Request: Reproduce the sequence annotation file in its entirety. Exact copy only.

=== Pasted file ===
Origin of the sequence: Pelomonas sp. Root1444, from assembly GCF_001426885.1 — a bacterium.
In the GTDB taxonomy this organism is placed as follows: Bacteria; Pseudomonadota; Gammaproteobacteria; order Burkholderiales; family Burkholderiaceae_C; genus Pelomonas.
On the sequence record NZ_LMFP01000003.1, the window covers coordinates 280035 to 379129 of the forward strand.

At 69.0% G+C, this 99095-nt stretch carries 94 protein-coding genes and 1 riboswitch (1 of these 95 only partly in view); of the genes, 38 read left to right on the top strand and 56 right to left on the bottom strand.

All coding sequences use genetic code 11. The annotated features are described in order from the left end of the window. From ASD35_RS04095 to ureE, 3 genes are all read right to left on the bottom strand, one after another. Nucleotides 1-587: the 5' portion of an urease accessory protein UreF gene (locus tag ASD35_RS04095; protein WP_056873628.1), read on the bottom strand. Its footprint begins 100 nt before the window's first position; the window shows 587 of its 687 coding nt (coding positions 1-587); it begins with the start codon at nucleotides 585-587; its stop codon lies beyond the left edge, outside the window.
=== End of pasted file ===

Origin of the sequence: Pelomonas sp. Root1444, from assembly GCF_001426885.1 — a bacterium.
In the GTDB taxonomy this organism is placed as follows: Bacteria; Pseudomonadota; Gammaproteobacteria; order Burkholderiales; family Burkholderiaceae_C; genus Pelomonas.
On the sequence record NZ_LMFP01000003.1, the window covers coordinates 280035 to 379129 of the forward strand.

At 69.0% G+C, this 99095-nt stretch carries 94 protein-coding genes and 1 riboswitch (1 of these 95 only partly in view); of the genes, 38 read left to right on the top strand and 56 right to left on the bottom strand.

All coding sequences use genetic code 11. The annotated features are described in order from the left end of the window. From ASD35_RS04095 to ureE, 3 genes are all read right to left on the bottom strand, one after another. Nucleotides 1-587: the 5' portion of an urease accessory protein UreF gene (locus tag ASD35_RS04095; protein WP_056873628.1), read on the bottom strand. Its footprint begins 100 nt before the window's first position; the window shows 587 of its 687 coding nt (coding positions 1-587); it begins with the start codon at nucleotides 585-587; its stop codon lies beyond the left edge, outside the window.